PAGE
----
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The right to one’s image, between personnality and intellectual property right, Théo Hassler - CEIPI's Collection n°62 (2013)
The French “droit à l’image” (right to one’s image) is no longer only a personality right. The commoditisation of images of people has led jurisprudence to adapt to this evolution: the use of an image as a resource implies that it has become an asset which could lead to a new sui generis intellectual property right. This development is the object of academic discussions; the consequences of the various possible classifications are, however, not only theoretical disputes since they have practical implications on the legal regime of image contracts. The objective of this work is to provide students as well as legal practitioners with an up to date study of positive law as well as to give an overview of a field that is rich in case law and that in France lacks recent monographs. This study is all the more necessary since French jurisprudence has considerably evolved under the influence of judgements rendered by the European Court of Human Rights concerning freedom of expression.
Intellectual Property Law in a Globalized World - In honor of professor Schmidt-Szalewski - CEIPI's Collection n°61 (2013)
Professor Joanna Schmidt-Szalewski dedicated her brilliant academic career to contract law, intellectual property law and to competition law. In 2009 after having been director of the Research Section of the Center for International Intellectual Property Studies (CEIPI), she was awarded the honorary title of Emeritus Professor of the University of Strasbourg. Professor Joanna Schmidt-Szalewski strove to direct her research and teaching toward international law, European Union law and comparative law in her areas of expertise. It is because of her interest in these fields that throughout her career she was invited to the most prestigious universities and research institutes of the world. Her colleagues and friends wished to pay tribute to her with this collective work that brings together contributions on intellectual property law. It is a field that, as she taught, reaches beyond national borders and must be thought of within a European and international framework.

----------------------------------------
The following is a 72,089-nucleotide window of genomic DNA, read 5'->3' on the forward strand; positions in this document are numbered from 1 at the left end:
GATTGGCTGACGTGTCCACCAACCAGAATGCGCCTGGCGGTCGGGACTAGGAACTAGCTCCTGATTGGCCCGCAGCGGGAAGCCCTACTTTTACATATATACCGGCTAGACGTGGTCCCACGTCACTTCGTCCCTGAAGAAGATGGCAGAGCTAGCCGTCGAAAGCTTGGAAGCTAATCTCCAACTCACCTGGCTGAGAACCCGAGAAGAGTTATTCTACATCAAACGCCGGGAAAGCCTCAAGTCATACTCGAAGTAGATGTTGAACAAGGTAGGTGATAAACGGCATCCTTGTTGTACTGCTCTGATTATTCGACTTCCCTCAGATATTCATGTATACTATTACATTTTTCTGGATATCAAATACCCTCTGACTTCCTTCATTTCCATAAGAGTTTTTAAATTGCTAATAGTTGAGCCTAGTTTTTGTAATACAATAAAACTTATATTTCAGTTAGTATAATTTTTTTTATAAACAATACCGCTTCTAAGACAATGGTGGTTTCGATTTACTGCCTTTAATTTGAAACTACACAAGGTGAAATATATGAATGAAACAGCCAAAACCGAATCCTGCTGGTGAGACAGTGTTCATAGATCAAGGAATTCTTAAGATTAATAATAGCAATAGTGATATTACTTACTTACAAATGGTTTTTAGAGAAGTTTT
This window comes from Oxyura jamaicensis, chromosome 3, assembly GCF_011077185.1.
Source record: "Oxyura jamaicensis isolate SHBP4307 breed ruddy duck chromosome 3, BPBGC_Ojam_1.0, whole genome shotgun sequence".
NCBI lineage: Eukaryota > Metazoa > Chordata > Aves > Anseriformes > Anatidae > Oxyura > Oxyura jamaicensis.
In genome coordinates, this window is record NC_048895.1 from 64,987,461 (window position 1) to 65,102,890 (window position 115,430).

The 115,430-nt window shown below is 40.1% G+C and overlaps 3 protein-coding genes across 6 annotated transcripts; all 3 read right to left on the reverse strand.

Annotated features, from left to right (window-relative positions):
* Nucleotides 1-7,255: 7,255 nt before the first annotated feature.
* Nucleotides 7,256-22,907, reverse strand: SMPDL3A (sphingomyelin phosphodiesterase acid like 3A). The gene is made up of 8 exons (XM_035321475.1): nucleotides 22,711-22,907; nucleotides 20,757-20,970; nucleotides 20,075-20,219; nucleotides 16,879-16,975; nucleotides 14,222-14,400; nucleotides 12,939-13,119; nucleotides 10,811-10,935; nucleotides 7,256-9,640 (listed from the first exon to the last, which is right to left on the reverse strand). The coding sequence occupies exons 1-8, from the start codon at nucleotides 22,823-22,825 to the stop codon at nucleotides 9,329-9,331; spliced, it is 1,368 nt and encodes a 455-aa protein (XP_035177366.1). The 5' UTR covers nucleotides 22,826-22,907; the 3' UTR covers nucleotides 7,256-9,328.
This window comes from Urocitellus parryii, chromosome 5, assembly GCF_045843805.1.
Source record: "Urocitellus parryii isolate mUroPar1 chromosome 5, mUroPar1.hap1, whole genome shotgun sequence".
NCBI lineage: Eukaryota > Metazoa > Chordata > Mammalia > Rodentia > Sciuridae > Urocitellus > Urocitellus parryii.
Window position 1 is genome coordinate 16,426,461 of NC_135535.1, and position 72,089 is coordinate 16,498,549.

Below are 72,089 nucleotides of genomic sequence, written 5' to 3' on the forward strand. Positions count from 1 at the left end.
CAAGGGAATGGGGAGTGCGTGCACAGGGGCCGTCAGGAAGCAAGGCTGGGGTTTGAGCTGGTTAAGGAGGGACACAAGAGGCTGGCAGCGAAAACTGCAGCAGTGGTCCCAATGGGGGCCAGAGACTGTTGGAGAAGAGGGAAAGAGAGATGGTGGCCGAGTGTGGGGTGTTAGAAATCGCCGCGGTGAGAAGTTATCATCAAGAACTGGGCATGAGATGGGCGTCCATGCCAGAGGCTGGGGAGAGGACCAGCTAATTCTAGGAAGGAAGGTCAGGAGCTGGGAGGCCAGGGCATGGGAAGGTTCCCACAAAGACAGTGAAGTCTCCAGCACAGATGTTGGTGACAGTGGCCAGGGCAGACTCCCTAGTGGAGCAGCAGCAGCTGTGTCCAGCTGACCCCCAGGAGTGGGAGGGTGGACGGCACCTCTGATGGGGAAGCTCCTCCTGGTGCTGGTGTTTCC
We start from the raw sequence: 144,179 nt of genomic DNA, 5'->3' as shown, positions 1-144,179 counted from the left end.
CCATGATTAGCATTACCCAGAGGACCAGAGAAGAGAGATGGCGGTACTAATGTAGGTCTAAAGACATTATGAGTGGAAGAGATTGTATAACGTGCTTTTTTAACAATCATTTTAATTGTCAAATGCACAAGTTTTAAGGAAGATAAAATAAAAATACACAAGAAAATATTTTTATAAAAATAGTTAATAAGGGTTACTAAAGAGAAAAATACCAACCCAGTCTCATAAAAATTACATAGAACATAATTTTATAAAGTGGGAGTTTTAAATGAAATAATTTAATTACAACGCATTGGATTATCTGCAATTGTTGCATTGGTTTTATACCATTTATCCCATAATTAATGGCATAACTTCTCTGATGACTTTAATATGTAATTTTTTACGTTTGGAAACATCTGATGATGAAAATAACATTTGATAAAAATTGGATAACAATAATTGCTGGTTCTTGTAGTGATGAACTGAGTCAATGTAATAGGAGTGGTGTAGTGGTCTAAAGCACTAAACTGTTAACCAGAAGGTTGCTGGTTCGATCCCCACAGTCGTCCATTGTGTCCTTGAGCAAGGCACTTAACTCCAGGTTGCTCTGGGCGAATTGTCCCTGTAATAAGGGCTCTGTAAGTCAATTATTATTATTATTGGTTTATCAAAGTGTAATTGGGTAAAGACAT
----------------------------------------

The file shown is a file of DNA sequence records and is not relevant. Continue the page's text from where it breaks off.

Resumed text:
The contribution of case-law to the construction of the intellectual property in Europe, CEIPI's Research department, edited by Christophe Geiger - CEIPI's Collection n°60 (2013)
The elaboration of European Intellectual Property Law is a work in progress. The Courts of the European Union, as well as the Boards of Appeal of the various European and Community Offices, are increasingly being asked to interpret different concepts of European law. Thereby, they contribute substantially to defining the contours of this emerging legal framework and are thus an important channel for harmonization. However, the guidelines provided by judges are not always clear, making it sometimes difficult to understand the exact scope of European Intellectual Property Legislation.
The aim of this collective work is to attempt an analysis of such case-law and to highlight its contribution to the European construction of copyright law, design law, trademark law (especially with regard to keywords advertising), patent law (in particular concerning the notion of patentable invention), plant varieties protection, geographical indications, and enforcement of intellectual property rights. The increased use of competition law and of fundamental rights in EU case-law in the field of intellectual property will also be addressed.
What Patent law for the European Union?, proceedings of the conference organized by the CEIPI at the European Parliament, April 26 and 27, 2012, edited by Christophe Geiger - CEIPI's Collection n°59 (2013)
The European Patent System stands at crossroads. Although an agreement on a European Union patent was expected, the creation of such an instrument ran up against several difficulties. As a consequence, the implementation of a European patent with “unitary effect” through the mechanism of enhanced co-operation was decided. At the same time, the Court of Justice of the European Union (the CJEU) issued a negative opinion on the legislative proposals to create a European Patent Court which, in turn, led to the adoption of a revised text that sparked major debates. The need to reflect on the future of the patent system in the European Union is felt as never before.